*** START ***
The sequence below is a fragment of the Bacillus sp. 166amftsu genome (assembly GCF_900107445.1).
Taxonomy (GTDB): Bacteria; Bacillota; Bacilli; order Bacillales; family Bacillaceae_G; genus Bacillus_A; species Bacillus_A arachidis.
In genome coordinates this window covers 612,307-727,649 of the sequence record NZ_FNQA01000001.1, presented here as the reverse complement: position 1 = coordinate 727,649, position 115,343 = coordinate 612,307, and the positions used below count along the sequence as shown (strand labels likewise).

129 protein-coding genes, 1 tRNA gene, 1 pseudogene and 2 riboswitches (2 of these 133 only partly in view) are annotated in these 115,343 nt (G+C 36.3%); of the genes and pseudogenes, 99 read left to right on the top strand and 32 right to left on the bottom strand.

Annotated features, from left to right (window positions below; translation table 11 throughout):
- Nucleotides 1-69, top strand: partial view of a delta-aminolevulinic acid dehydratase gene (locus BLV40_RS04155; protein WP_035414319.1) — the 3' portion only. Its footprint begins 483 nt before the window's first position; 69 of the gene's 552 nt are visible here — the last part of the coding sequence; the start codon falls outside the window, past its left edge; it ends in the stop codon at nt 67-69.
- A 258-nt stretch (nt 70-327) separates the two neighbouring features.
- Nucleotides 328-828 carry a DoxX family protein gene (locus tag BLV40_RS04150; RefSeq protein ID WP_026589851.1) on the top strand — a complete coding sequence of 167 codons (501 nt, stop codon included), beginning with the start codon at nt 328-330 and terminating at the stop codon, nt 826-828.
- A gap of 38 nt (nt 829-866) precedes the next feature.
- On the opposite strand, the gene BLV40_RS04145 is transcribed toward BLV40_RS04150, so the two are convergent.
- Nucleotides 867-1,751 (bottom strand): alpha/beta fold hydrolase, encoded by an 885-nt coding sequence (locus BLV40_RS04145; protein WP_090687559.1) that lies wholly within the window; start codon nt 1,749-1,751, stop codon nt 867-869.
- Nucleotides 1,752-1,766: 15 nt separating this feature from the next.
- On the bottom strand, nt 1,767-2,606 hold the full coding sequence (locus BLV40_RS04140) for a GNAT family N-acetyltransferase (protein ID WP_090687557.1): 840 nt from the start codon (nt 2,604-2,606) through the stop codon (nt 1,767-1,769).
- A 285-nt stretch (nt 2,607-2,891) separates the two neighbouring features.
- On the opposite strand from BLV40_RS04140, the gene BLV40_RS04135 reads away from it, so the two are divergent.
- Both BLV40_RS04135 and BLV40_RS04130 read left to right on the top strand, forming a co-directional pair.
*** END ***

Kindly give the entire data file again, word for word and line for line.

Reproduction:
The sequence below is a fragment of the Bacillus sp. 166amftsu genome (assembly GCF_900107445.1).
Taxonomy (GTDB): Bacteria; Bacillota; Bacilli; order Bacillales; family Bacillaceae_G; genus Bacillus_A; species Bacillus_A arachidis.
In genome coordinates this window covers 612,307-727,649 of the sequence record NZ_FNQA01000001.1, presented here as the reverse complement: position 1 = coordinate 727,649, position 115,343 = coordinate 612,307, and the positions used below count along the sequence as shown (strand labels likewise).

129 protein-coding genes, 1 tRNA gene, 1 pseudogene and 2 riboswitches (2 of these 133 only partly in view) are annotated in these 115,343 nt (G+C 36.3%); of the genes and pseudogenes, 99 read left to right on the top strand and 32 right to left on the bottom strand.

Annotated features, from left to right (window positions below; translation table 11 throughout):
- Nucleotides 1-69, top strand: partial view of a delta-aminolevulinic acid dehydratase gene (locus BLV40_RS04155; protein WP_035414319.1) — the 3' portion only. Its footprint begins 483 nt before the window's first position; 69 of the gene's 552 nt are visible here — the last part of the coding sequence; the start codon falls outside the window, past its left edge; it ends in the stop codon at nt 67-69.
- A 258-nt stretch (nt 70-327) separates the two neighbouring features.
- Nucleotides 328-828 carry a DoxX family protein gene (locus tag BLV40_RS04150; RefSeq protein ID WP_026589851.1) on the top strand — a complete coding sequence of 167 codons (501 nt, stop codon included), beginning with the start codon at nt 328-330 and terminating at the stop codon, nt 826-828.
- A gap of 38 nt (nt 829-866) precedes the next feature.
- On the opposite strand, the gene BLV40_RS04145 is transcribed toward BLV40_RS04150, so the two are convergent.
- Nucleotides 867-1,751 (bottom strand): alpha/beta fold hydrolase, encoded by an 885-nt coding sequence (locus BLV40_RS04145; protein WP_090687559.1) that lies wholly within the window; start codon nt 1,749-1,751, stop codon nt 867-869.
- Nucleotides 1,752-1,766: 15 nt separating this feature from the next.
- On the bottom strand, nt 1,767-2,606 hold the full coding sequence (locus BLV40_RS04140) for a GNAT family N-acetyltransferase (protein ID WP_090687557.1): 840 nt from the start codon (nt 2,604-2,606) through the stop codon (nt 1,767-1,769).
- A 285-nt stretch (nt 2,607-2,891) separates the two neighbouring features.
- On the opposite strand from BLV40_RS04140, the gene BLV40_RS04135 reads away from it, so the two are divergent.
- Both BLV40_RS04135 and BLV40_RS04130 read left to right on the top strand, forming a co-directional pair.